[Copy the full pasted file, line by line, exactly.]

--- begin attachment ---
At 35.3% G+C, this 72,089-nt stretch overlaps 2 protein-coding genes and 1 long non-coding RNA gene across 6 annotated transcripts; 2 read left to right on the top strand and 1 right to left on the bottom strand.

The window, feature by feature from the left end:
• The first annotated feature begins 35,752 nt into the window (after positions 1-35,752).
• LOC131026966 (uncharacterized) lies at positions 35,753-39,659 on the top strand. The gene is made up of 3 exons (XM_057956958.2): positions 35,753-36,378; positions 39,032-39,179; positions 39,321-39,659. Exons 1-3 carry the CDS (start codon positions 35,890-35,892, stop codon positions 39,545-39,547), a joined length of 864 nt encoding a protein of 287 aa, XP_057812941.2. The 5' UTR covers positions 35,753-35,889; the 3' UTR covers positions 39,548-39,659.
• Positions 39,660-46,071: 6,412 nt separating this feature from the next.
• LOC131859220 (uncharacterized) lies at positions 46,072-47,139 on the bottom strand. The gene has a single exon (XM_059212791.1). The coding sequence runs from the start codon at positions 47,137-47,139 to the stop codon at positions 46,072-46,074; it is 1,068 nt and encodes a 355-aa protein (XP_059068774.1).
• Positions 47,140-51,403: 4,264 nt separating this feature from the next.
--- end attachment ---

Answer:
At 35.3% G+C, this 72,089-nt stretch overlaps 2 protein-coding genes and 1 long non-coding RNA gene across 6 annotated transcripts; 2 read left to right on the top strand and 1 right to left on the bottom strand.

The window, feature by feature from the left end:
• The first annotated feature begins 35,752 nt into the window (after positions 1-35,752).
• LOC131026966 (uncharacterized) lies at positions 35,753-39,659 on the top strand. The gene is made up of 3 exons (XM_057956958.2): positions 35,753-36,378; positions 39,032-39,179; positions 39,321-39,659. Exons 1-3 carry the CDS (start codon positions 35,890-35,892, stop codon positions 39,545-39,547), a joined length of 864 nt encoding a protein of 287 aa, XP_057812941.2. The 5' UTR covers positions 35,753-35,889; the 3' UTR covers positions 39,548-39,659.
• Positions 39,660-46,071: 6,412 nt separating this feature from the next.
• LOC131859220 (uncharacterized) lies at positions 46,072-47,139 on the bottom strand. The gene has a single exon (XM_059212791.1). The coding sequence runs from the start codon at positions 47,137-47,139 to the stop codon at positions 46,072-46,074; it is 1,068 nt and encodes a 355-aa protein (XP_059068774.1).
• Positions 47,140-51,403: 4,264 nt separating this feature from the next.